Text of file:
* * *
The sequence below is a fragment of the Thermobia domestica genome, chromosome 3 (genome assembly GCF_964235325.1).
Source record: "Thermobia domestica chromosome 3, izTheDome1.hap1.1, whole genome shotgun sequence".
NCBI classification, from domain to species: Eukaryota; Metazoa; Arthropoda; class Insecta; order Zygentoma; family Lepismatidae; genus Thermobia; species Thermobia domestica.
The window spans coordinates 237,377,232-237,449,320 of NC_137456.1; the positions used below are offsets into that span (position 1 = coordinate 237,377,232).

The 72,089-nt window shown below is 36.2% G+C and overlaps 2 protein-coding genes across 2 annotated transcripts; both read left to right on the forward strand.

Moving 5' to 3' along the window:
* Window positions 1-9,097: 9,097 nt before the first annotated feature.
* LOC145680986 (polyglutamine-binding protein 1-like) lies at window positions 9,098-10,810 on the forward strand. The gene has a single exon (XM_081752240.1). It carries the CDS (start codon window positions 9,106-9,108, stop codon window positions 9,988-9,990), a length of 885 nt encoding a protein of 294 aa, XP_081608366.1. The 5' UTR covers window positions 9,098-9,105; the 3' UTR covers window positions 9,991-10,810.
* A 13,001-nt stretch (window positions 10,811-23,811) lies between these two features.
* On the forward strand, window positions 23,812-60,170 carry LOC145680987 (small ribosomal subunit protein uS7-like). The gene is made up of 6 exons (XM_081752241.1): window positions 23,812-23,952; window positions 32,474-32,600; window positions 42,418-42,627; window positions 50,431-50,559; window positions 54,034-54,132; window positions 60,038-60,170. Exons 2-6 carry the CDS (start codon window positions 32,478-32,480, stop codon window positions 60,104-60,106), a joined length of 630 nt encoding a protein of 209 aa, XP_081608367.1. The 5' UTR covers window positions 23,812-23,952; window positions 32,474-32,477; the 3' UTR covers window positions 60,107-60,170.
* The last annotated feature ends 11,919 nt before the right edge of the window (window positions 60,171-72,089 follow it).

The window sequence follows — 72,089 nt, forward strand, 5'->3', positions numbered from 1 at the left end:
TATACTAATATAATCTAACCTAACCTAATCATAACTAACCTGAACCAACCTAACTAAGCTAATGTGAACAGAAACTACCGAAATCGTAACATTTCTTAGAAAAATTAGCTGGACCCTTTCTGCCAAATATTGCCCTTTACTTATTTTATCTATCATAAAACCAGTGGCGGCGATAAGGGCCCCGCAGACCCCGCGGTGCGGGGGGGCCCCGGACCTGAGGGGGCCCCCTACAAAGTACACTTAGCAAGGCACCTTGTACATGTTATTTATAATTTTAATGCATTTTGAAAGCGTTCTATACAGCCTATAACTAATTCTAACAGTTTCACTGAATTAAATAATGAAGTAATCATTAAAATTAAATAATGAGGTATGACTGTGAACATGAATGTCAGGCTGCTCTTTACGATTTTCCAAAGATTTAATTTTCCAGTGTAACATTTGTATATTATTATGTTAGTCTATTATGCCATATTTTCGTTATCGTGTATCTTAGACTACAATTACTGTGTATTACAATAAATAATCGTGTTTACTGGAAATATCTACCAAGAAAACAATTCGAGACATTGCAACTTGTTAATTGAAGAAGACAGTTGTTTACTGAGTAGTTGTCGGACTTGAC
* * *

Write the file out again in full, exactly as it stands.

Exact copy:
The sequence below is a fragment of the Thermobia domestica genome, chromosome 3 (genome assembly GCF_964235325.1).
Source record: "Thermobia domestica chromosome 3, izTheDome1.hap1.1, whole genome shotgun sequence".
NCBI classification, from domain to species: Eukaryota; Metazoa; Arthropoda; class Insecta; order Zygentoma; family Lepismatidae; genus Thermobia; species Thermobia domestica.
The window spans coordinates 237,377,232-237,449,320 of NC_137456.1; the positions used below are offsets into that span (position 1 = coordinate 237,377,232).

The 72,089-nt window shown below is 36.2% G+C and overlaps 2 protein-coding genes across 2 annotated transcripts; both read left to right on the forward strand.

Moving 5' to 3' along the window:
* Window positions 1-9,097: 9,097 nt before the first annotated feature.
* LOC145680986 (polyglutamine-binding protein 1-like) lies at window positions 9,098-10,810 on the forward strand. The gene has a single exon (XM_081752240.1). It carries the CDS (start codon window positions 9,106-9,108, stop codon window positions 9,988-9,990), a length of 885 nt encoding a protein of 294 aa, XP_081608366.1. The 5' UTR covers window positions 9,098-9,105; the 3' UTR covers window positions 9,991-10,810.
* A 13,001-nt stretch (window positions 10,811-23,811) lies between these two features.
* On the forward strand, window positions 23,812-60,170 carry LOC145680987 (small ribosomal subunit protein uS7-like). The gene is made up of 6 exons (XM_081752241.1): window positions 23,812-23,952; window positions 32,474-32,600; window positions 42,418-42,627; window positions 50,431-50,559; window positions 54,034-54,132; window positions 60,038-60,170. Exons 2-6 carry the CDS (start codon window positions 32,478-32,480, stop codon window positions 60,104-60,106), a joined length of 630 nt encoding a protein of 209 aa, XP_081608367.1. The 5' UTR covers window positions 23,812-23,952; window positions 32,474-32,477; the 3' UTR covers window positions 60,107-60,170.
* The last annotated feature ends 11,919 nt before the right edge of the window (window positions 60,171-72,089 follow it).

The window sequence follows — 72,089 nt, forward strand, 5'->3', positions numbered from 1 at the left end:
TATACTAATATAATCTAACCTAACCTAATCATAACTAACCTGAACCAACCTAACTAAGCTAATGTGAACAGAAACTACCGAAATCGTAACATTTCTTAGAAAAATTAGCTGGACCCTTTCTGCCAAATATTGCCCTTTACTTATTTTATCTATCATAAAACCAGTGGCGGCGATAAGGGCCCCGCAGACCCCGCGGTGCGGGGGGGCCCCGGACCTGAGGGGGCCCCCTACAAAGTACACTTAGCAAGGCACCTTGTACATGTTATTTATAATTTTAATGCATTTTGAAAGCGTTCTATACAGCCTATAACTAATTCTAACAGTTTCACTGAATTAAATAATGAAGTAATCATTAAAATTAAATAATGAGGTATGACTGTGAACATGAATGTCAGGCTGCTCTTTACGATTTTCCAAAGATTTAATTTTCCAGTGTAACATTTGTATATTATTATGTTAGTCTATTATGCCATATTTTCGTTATCGTGTATCTTAGACTACAATTACTGTGTATTACAATAAATAATCGTGTTTACTGGAAATATCTACCAAGAAAACAATTCGAGACATTGCAACTTGTTAATTGAAGAAGACAGTTGTTTACTGAGTAGTTGTCGGACTTGAC